University News

Warhawk thrives through community-based learning

March 20, 2024

Written by Chris Lindeke | Video by Kyle Winter | Photos by Craig Schreiner, submitted

As the daily announcements crackled over the public address system on a February morning at Washington Elementary School in Whitewater, Wisconsin, Kolden Severson prepared his third-grade classroom for the arrival of his 16 students.

Severson, who graduated from the University of Wisconsin-Whitewater in 2023 with a BSE in elementary education and a minor in Spanish, projected the writing lesson for the day on the classroom smartboard.

He also prepared, as he does each day, to address students in both English and Spanish. Two of Severson’s students are native Spanish speakers — a reflection of the city’s robust Hispanic/Latino population.

“I knew I wanted to use my Spanish-speaking abilities to support students in some way,” Severson said. “Washington has such a high need for that, and I knew it was the right place for me, because those students don’t have the same ability to connect with other teachers and other students at the school as every other kid.”



As an undergrad at UW-Whitewater, Severson made a great first impression at Washington through the university’s Community-Based Learning program.

Community-Based Learning, or CBL, places Warhawks on campus and in the local community for support in service learning, research, a learning fellows program, and community engagement assessment. During the 2021-22 academic year, a total of 686 students enrolled in 32 CBL courses, delivering more than 10,500 hours of service.

Severson enrolled in a Spanish for Educators course in the spring of 2022. The course included a CBL requirement, so he was assigned to work with third graders at Washington Elementary on math and science. He ended up working 35 hours — more than the required 20 necessary to complete the course — to support multilingual learner teachers in the school.

Through the CBL program, Severson found a safe, inclusive place to practice his Spanish-speaking skills and to develop as a professional teacher.

“CBL really helped me feel like part of the Whitewater community rather than just a UWW student,” Severson said. “Before then, I really didn’t have any knowledge of what schools were in Whitewater, what they looked like, or who the population was. It was never really a thought to me.”

Kolden, wearing a shirt and tie, smiles at the camera with his hands in his pockets.

After graduating from UW-Whitewater, Severson had the opportunity to replace his CBL cooperating teacher. He was hired before graduation as a full-time teacher in the same classroom, and now collaborates with the university’s current CBL students from the same Spanish for Educators course.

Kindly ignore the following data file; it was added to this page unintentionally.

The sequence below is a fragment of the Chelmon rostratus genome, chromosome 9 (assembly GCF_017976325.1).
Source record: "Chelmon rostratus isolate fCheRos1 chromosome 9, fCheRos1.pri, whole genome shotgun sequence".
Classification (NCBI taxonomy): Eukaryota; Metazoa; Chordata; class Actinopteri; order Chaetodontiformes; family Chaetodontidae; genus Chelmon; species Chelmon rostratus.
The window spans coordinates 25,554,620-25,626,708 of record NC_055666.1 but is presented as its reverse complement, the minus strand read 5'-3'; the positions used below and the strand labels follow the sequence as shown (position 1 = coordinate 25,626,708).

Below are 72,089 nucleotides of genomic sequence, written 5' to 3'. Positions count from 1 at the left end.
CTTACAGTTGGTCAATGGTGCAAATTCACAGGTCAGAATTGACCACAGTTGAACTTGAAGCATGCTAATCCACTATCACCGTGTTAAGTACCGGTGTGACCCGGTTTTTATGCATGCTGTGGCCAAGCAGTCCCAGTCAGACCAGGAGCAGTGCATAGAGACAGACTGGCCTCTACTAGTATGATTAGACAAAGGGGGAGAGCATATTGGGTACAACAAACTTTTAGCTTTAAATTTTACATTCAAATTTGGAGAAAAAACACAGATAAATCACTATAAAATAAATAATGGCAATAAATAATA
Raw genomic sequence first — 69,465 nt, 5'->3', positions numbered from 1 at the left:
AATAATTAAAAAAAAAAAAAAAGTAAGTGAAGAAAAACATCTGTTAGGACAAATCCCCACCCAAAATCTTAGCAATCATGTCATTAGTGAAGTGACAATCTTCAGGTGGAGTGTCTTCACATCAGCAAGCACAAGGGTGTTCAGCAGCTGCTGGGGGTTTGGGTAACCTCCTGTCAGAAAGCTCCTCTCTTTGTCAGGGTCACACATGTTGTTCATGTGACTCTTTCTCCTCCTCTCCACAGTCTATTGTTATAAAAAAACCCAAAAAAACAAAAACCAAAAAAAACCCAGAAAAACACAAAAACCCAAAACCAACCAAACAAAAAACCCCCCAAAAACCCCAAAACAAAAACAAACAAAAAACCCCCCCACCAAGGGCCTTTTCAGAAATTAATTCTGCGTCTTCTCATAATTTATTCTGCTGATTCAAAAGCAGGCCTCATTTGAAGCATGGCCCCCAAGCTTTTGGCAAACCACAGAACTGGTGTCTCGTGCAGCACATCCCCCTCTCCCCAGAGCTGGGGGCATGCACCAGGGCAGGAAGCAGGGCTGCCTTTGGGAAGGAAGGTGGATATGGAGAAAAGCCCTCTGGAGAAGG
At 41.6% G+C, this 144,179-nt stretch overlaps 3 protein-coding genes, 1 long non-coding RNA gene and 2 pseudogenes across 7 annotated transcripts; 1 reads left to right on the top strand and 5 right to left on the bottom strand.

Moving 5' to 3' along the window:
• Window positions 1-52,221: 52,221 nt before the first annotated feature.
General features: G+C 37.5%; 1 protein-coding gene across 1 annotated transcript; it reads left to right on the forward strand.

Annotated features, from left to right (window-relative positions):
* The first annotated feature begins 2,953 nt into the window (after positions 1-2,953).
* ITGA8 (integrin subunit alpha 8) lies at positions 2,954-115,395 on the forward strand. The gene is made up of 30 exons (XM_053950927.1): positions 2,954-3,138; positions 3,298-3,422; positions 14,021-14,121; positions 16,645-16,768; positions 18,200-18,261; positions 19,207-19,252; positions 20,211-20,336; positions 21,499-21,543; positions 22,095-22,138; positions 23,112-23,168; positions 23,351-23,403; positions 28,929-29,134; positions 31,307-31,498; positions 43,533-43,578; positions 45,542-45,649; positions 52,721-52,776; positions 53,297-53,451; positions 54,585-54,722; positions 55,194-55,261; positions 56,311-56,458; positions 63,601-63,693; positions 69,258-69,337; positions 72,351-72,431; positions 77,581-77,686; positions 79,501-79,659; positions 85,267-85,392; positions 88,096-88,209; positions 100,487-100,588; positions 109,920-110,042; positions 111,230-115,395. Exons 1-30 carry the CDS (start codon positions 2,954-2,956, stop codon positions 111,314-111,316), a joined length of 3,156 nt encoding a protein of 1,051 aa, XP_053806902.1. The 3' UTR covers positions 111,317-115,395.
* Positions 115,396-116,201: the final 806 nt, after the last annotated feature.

“It is really cool getting to see the students connect with the UWW students,” Severson said. “Every day when they come in, they say hi, and welcome them into the classroom. Every time they leave, they all stop what they’re doing and say good-bye in their own quirky, third-grade ways.”

Severson traces his passion for education back to his days as a middle school student. He hopes to replicate his positive experience for his students.

“I had done Boy Scouts throughout my entire childhood, and I think I had realized that I really liked teaching other kids skills, and I really liked being in that mentor role where it was my responsibility to help someone else learn a new skill,” he said.

As a senior at Janesville Craig High School, Severson knew he wanted to stay close to home for college and was aware of UW-Whitewater’s reputation as a top school for education — the university currently licenses more teachers than any other institution in Wisconsin.

Severson chose UW-Whitewater and was highly engaged the moment he stepped onto campus. He was part of a Learning Community as a freshman and joined the Warhawk forensics team, remaining an active member of the team for four years.

He was also a Resident Assistant (RA) on campus for five semesters starting in the spring of 2021.

“Whenever we got together in big groups, like with the RAs — whether that was our end-of-the-year banquet or just big events — I always felt really welcomed and really appreciated there,” Severson said. “I knew lots of people and they were so kind and appreciative to me.”


The gym is filled with students wearing graduation gowns, including Kolden whos is hugging another person.

Kolden Severson hugs a fellow graduate at the bottom center of the frame at commencement on Saturday, May 13, 2023, at Kachel Fieldhouse. (UW-Whitewater photo/Craig Schreiner)


As an educator, Severson fills an important role in the local community and addresses a workforce need in Wisconsin.

His ability to speak Spanish and connect with students from all backgrounds will impact his students well beyond the days they spend in the classroom with him.

“I know every time I see those kids in the hallway, I’ve built a lasting connection with them, and to me that’s priceless,” Severson said.

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